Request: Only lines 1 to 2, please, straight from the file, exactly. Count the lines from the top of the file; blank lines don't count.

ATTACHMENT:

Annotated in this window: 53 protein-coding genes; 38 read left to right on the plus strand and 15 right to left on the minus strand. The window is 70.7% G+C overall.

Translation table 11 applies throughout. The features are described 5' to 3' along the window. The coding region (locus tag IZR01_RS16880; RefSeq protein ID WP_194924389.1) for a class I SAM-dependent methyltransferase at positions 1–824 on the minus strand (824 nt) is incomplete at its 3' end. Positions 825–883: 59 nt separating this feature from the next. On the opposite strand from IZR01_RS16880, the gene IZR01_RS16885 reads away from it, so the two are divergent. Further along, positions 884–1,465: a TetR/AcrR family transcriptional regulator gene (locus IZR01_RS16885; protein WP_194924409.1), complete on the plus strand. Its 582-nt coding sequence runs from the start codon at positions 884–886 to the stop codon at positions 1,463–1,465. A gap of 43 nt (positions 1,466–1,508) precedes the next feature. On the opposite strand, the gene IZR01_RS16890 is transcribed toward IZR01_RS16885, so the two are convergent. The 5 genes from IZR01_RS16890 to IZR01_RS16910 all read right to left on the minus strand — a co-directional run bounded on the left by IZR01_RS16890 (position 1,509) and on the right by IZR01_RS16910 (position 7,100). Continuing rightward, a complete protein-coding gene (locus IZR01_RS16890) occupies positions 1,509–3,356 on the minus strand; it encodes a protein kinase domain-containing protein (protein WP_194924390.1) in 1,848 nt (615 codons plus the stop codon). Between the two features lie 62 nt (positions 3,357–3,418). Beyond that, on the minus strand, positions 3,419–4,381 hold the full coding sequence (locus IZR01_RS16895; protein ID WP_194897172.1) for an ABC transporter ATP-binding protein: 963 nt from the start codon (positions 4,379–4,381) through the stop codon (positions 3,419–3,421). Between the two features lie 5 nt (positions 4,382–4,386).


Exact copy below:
Annotated in this window: 53 protein-coding genes; 38 read left to right on the plus strand and 15 right to left on the minus strand. The window is 70.7% G+C overall.

Translation table 11 applies throughout. The features are described 5' to 3' along the window. The coding region (locus tag IZR01_RS16880; RefSeq protein ID WP_194924389.1) for a class I SAM-dependent methyltransferase at positions 1–824 on the minus strand (824 nt) is incomplete at its 3' end. Positions 825–883: 59 nt separating this feature from the next. On the opposite strand from IZR01_RS16880, the gene IZR01_RS16885 reads away from it, so the two are divergent. Further along, positions 884–1,465: a TetR/AcrR family transcriptional regulator gene (locus IZR01_RS16885; protein WP_194924409.1), complete on the plus strand. Its 582-nt coding sequence runs from the start codon at positions 884–886 to the stop codon at positions 1,463–1,465. A gap of 43 nt (positions 1,466–1,508) precedes the next feature. On the opposite strand, the gene IZR01_RS16890 is transcribed toward IZR01_RS16885, so the two are convergent. The 5 genes from IZR01_RS16890 to IZR01_RS16910 all read right to left on the minus strand — a co-directional run bounded on the left by IZR01_RS16890 (position 1,509) and on the right by IZR01_RS16910 (position 7,100). Continuing rightward, a complete protein-coding gene (locus IZR01_RS16890) occupies positions 1,509–3,356 on the minus strand; it encodes a protein kinase domain-containing protein (protein WP_194924390.1) in 1,848 nt (615 codons plus the stop codon). Between the two features lie 62 nt (positions 3,357–3,418). Beyond that, on the minus strand, positions 3,419–4,381 hold the full coding sequence (locus IZR01_RS16895; protein ID WP_194897172.1) for an ABC transporter ATP-binding protein: 963 nt from the start codon (positions 4,379–4,381) through the stop codon (positions 3,419–3,421). Between the two features lie 5 nt (positions 4,382–4,386).